Published June 26, 2009
| Associated Press
The Internet agency with key oversight of the monikers behind every Web site, e-mail address and Twitter post named former U.S. cybersecurity chief Rod Beckstrom Friday as its next chief executive.
The board of the Internet Corporation for Assigned Names and Numbers approved his hiring in a voice vote Friday as ICANN capped weeklong meetings in Sydney, Australia. Beckstrom becomes CEO next Wednesday.
Beckstrom, who had resigned after less than a year as cybersecurity director amid persistent turf battles, brings credentials in industry, government and diplomacy — but little direct experience with domain names and broader Internet addressing issues, ICANN's chief mission.
In an interview with The Associated Press, Beckstrom said that won't be a problem because he saw his job as bringing various constituencies with various expertise together, rather than creating policies himself.
"Our job at ICANN is to facilitate that dialogue and process," he said. "I don't see myself as being the leading source or expert."
Beckstrom, 48, replaces Paul Twomey, ICANN's third and longest-serving chief executive. Twomey, an Australian who became CEO in March 2003, plans to stay with the organization in the newly created position of senior president until the end of the year to help with the transition.
The U.S. government, which funded much of the Internet's early development, selected ICANN in 1998 to oversee policies on domain names — the ".com" and other suffixes that define zones on the Internet.
Based in Marina del Rey, Calif., the nonprofit organization is in the midst of revamping procedures for adding domain name suffixes, a move likely to spawn hundreds or thousands of new Internet addresses in the coming years. A launch, though, has been delayed as objections were raised over such issues as whether trademark owners could wind up having to buy thousands of new domain names simply to protect their intellectual-property rights.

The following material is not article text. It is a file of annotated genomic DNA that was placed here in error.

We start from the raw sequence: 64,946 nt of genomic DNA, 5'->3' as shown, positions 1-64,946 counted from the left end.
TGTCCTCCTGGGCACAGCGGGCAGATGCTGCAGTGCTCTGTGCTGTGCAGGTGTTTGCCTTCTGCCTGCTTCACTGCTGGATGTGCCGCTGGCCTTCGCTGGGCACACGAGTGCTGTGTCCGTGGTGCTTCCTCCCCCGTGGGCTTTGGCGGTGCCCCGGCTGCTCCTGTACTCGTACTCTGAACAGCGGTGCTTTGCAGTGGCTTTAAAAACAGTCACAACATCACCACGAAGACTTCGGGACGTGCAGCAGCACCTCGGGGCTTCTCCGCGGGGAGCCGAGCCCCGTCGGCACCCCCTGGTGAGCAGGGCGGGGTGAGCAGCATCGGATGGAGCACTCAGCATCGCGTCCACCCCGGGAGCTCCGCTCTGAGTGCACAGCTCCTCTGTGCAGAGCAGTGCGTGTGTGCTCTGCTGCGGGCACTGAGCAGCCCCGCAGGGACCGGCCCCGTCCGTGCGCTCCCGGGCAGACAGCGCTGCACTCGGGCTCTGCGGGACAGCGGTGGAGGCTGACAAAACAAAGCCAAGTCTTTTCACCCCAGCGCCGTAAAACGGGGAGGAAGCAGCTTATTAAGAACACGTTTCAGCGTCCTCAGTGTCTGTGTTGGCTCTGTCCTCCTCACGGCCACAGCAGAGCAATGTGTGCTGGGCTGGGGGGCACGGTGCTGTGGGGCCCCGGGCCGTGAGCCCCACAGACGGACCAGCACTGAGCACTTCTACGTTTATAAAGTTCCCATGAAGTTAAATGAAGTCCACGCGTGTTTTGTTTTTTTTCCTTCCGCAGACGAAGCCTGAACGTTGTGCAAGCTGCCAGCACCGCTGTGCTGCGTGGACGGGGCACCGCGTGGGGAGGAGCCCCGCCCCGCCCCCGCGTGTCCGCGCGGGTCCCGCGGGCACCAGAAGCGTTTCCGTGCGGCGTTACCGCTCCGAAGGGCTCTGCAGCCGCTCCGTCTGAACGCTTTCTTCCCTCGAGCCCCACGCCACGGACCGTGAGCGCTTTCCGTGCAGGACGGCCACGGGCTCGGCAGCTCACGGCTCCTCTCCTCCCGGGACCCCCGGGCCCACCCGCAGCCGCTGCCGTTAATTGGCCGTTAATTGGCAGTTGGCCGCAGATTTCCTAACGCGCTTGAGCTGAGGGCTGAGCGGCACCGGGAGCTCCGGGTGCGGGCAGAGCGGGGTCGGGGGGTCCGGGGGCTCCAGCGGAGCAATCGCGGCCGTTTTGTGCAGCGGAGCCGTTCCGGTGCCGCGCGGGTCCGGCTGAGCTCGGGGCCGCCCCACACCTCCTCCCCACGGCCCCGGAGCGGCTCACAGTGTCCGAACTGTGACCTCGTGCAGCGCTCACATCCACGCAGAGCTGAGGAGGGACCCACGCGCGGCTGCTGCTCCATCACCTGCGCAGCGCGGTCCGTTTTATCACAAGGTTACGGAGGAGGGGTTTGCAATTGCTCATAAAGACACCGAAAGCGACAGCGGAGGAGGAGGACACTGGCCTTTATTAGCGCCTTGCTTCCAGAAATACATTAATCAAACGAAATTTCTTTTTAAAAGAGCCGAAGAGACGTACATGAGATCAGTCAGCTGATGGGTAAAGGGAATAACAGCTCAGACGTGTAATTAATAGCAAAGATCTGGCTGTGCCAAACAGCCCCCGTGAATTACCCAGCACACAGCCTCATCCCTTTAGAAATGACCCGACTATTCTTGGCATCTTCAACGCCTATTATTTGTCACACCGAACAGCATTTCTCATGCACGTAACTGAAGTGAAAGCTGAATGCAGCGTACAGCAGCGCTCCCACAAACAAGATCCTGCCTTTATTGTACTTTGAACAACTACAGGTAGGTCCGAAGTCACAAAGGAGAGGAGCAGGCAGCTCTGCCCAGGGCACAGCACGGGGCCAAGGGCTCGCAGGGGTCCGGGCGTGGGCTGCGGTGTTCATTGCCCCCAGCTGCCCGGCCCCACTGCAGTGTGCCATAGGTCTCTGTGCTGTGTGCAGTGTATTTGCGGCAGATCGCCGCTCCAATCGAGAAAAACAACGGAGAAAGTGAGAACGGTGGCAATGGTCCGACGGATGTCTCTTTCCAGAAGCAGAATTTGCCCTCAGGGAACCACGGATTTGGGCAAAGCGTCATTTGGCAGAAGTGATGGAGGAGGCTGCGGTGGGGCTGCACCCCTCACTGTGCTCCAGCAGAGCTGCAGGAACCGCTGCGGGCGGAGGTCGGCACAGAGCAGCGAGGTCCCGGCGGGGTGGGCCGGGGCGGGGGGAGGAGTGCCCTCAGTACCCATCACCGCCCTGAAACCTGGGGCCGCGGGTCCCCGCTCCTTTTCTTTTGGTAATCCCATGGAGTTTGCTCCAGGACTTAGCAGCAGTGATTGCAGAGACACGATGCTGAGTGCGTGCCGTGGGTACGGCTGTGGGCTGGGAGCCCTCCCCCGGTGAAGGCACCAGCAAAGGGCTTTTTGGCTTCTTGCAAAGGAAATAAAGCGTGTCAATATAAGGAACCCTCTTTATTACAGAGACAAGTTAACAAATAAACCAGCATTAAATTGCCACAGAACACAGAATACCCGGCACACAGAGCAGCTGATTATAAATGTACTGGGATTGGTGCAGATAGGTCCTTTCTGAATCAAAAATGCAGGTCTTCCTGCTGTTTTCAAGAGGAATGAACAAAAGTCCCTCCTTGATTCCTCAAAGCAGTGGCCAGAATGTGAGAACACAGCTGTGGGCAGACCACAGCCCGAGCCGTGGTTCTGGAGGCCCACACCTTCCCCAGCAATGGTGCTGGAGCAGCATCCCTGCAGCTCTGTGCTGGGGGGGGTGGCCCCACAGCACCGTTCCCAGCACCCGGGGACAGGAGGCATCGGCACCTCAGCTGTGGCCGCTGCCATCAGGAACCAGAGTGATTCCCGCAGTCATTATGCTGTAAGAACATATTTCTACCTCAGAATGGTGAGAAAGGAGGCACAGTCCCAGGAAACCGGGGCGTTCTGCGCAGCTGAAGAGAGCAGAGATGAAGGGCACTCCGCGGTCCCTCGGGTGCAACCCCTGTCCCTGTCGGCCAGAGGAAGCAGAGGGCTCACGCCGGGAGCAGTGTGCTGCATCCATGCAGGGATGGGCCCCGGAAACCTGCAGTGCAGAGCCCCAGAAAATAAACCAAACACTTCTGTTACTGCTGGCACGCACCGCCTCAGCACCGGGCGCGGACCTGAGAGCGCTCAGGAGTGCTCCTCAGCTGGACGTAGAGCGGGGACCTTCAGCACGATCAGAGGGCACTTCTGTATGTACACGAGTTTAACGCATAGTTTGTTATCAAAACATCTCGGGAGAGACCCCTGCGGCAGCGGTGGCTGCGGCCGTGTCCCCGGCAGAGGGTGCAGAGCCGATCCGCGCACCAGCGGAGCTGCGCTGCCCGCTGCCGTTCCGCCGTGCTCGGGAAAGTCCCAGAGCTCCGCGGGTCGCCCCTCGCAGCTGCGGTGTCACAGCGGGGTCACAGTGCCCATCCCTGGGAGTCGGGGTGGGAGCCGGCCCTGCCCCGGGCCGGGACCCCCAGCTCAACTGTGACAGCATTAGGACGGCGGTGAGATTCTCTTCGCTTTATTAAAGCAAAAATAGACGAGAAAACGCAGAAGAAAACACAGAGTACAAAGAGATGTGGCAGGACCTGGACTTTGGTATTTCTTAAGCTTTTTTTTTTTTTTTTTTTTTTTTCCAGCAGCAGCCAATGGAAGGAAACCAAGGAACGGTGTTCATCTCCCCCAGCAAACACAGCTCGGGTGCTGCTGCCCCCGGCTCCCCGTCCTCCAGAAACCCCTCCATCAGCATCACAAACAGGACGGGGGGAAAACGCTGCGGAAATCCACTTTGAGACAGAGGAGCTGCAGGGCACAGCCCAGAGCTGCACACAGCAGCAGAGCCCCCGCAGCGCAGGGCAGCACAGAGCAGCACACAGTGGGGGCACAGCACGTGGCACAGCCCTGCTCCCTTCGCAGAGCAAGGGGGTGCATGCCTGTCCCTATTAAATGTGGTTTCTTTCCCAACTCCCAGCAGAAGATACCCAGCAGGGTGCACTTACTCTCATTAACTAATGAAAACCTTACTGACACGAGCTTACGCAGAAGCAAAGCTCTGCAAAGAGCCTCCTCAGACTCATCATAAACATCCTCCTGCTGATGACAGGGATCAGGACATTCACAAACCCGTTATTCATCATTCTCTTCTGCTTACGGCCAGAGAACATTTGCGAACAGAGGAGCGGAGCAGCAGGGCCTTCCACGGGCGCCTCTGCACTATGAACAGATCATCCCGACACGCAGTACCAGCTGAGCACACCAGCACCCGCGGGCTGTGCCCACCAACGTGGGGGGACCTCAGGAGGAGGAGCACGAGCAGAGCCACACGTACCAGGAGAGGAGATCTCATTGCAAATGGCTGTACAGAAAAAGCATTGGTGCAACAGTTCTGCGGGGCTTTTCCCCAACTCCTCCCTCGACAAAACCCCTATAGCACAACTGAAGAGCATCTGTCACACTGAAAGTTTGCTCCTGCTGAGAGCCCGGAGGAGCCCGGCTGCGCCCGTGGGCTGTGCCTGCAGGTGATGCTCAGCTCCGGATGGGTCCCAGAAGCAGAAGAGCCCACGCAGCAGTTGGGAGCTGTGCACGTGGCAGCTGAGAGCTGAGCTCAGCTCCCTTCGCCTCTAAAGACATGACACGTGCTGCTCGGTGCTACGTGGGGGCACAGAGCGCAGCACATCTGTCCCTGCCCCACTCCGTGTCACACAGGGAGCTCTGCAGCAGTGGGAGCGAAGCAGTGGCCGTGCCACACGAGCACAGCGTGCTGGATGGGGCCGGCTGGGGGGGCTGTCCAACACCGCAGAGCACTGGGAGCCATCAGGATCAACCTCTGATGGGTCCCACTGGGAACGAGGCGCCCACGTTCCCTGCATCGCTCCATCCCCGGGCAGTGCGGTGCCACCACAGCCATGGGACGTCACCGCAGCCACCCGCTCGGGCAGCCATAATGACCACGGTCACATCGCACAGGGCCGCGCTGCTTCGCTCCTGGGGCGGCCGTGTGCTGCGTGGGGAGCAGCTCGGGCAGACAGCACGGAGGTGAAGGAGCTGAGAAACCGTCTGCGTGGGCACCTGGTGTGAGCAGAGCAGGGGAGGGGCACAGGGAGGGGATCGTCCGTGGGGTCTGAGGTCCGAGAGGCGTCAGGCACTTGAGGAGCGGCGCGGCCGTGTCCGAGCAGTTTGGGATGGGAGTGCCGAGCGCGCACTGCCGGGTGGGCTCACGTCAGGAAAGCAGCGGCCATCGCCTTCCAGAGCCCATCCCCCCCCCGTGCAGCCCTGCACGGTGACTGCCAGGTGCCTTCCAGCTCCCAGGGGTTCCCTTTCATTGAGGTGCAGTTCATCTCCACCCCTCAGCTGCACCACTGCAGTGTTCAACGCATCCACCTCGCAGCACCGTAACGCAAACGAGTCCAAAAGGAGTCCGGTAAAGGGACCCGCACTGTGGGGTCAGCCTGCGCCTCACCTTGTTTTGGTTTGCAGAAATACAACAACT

ICANN also is close to allowing entire Internet addresses to be in languages other than English for the first time, potentially opening the Web up to more people around the world.
The ICANN board on Friday approved a working group to study uniform requirements for contact information and other data when registering a domain name. Currently, the requirements can vary from suffix to suffix, making it difficult at times to track a domain name owner.
The board also indicated that when new domain names are introduced in any language, the operators of such names won't be able to create redirection services such as the Site Finder service that ".com" operator VeriSign Inc. briefly offered in 2003. Although it helped Internet users find Web sites when they mistype addresses, the company pulled it following complaints that it also broke some Internet tools like spam filters and gave VeriSign an unfair competitive advantage in search.
Beyond creating domain names, ICANN in recent years has expanded its role to tackle security issues, given the importance of domain names in allowing computers to find Web sites and route e-mail. Beckstrom brings some experience there, having served as the first director at the Department of Homeland Security's National Cybersecurity Center, which was formed in 2008.
In March, Beckstrom complained in a blunt resignation letter about a shortage of money for the center and a clash over whether the National Security Agency should control Internet-security efforts.
Previously, Beckstrom served as chairman of Privada Inc., a company that developed Internet privacy technology. He also co-founded software companies and has co-authored four books. And he helped create a global peace network in which corporate chief executives work to promote trade and open borders in conflict areas such as the border between India and Pakistan.
"If we can help bring peace between two warring nuclear nations, as our network did," Beckstrom said, "we may even have a chance between some of the warring factions in the Internet policy front."
Issues before ICANN have often pitted businesses against individual Internet users, and the U.S. government against other nations.
The U.S. government retains oversight of ICANN under an agreement that expires Sept. 30, and some parties, including governments abroad, have pushed for independence.
Beckstrom said his experience as cybersecurity chief should help, even if he didn't leave amicably.
"A lot of people respect me for speaking the truth and being willing to do what is right, even when it's not easy or popular with all parties," he said. "Certainly we will face the same challenges here at ICANN as there are so many competing and conflicting demands on the domain names in the world."